One of the most important things to know about the p-value is that it tests hypotheses, namely null hypotheses. The p-value must be interpreted as “the probability that the data would be at least as extreme as those observed if the null hypothesis were true” (Vickers, 2010). In other words, if the null hypothesis was true (i.e. there is no difference to be expected), what is the probability of having observed as extreme or more extreme data? The p-value is definitely not the probability that the observed results are due to chance or that the null hypothesis is true or false!

When you conduct a statistical test, the results can be either significant (in which case you reject the null hypothesis), or they can be fail to be statistically significant (in which case you do not reject the null hypothesis). Depending on whether the null hypothesis is true or not, you can commit two types of errors (see Table 1):

*Type I error*: Also known as false positive, this is the error of accepting an alternative hypothesis when the results can be attributed to chance. In other terms, you believe you are observing an effect when there is actually none.

*Type II error*: Also known as false negative, it is the error of not rejecting the null hypothesis when the alternative hypothesis is true. In layman’s terms, it means failing to observe a difference when there is one.

*Table 1*.

Consequences of statistical tests based on their outcome and the truth of the null hypothesis.

The type II error is related to the lack of statistical power which, in part, can be controlled by adjusting the sample size according to the magnitude of the expected effect and the statistical significance criterion (α).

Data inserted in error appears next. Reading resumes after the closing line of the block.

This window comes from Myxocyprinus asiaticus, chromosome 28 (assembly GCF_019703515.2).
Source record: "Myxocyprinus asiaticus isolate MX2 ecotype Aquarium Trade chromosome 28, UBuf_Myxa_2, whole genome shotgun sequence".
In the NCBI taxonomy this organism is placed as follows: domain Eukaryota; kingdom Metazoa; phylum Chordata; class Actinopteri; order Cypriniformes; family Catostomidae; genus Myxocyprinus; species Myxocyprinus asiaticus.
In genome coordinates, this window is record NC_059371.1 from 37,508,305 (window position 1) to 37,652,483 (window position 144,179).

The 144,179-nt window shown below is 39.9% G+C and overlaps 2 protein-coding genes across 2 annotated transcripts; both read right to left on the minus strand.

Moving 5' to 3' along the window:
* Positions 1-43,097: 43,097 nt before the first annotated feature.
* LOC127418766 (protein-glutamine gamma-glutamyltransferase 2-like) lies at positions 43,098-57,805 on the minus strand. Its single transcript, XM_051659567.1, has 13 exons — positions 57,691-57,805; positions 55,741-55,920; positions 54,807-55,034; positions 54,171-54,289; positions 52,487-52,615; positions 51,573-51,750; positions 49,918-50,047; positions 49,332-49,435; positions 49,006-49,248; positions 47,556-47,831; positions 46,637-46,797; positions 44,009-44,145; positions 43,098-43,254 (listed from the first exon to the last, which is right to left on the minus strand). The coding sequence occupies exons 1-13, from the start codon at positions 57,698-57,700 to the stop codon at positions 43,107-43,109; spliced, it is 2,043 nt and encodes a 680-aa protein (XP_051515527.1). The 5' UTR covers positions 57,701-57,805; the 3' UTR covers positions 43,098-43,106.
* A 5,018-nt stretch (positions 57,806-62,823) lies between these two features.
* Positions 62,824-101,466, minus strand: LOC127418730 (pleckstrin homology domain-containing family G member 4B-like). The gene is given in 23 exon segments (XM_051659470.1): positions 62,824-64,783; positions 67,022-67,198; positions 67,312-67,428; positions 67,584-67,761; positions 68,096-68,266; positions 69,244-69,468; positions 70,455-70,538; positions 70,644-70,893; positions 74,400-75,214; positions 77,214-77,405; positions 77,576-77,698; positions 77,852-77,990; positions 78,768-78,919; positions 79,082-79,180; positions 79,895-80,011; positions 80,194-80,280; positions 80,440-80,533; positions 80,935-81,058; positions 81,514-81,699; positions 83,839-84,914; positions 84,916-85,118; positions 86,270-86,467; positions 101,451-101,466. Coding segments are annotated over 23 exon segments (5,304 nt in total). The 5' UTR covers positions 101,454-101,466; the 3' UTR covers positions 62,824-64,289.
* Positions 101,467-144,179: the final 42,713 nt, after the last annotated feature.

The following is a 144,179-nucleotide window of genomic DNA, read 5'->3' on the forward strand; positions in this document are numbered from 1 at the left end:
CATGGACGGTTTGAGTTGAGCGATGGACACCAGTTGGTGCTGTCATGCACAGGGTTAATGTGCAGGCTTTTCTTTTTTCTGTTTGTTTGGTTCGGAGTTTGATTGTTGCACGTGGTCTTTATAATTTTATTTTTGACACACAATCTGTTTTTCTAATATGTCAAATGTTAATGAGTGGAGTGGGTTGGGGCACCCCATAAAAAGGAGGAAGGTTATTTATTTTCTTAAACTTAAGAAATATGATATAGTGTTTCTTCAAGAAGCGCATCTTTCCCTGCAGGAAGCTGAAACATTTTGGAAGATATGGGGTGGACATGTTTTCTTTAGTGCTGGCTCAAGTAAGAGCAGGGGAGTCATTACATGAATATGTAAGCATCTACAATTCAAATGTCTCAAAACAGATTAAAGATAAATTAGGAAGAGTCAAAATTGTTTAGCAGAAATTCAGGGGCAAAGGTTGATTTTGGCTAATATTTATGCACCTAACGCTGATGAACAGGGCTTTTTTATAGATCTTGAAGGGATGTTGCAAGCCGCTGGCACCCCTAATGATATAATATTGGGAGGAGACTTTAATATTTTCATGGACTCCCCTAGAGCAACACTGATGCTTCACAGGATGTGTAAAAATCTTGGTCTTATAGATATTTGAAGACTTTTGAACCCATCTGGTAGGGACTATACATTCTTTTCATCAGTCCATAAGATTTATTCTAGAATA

Regarding type I errors: Statistics derives its power from random sampling (Huang, 2013). The idea behind this is that if you create two different samples randomly, you average out the differences between them – they are theoretically equal. Therefore, after the experiment’s treatment or manipulation, any differences observed should be due to the treatment or manipulation effect only and not the characteristics of the samples. Nonetheless, it is always possible that from time to time, chance will lead to the creation of two unequal samples. Furthermore, even if the samples are completely equal, we can’t be sure whether the differences we observe are a one-time occurrence (due to chance) or a real consequence of the treatment or manipulation. Thus, we must take the necessary precaution to make sure that any observed differences are not due to chance. We do so by setting the statistical significance criterion (α) low enough in order to minimize the chance of observing an effect when actually there is none (type I error).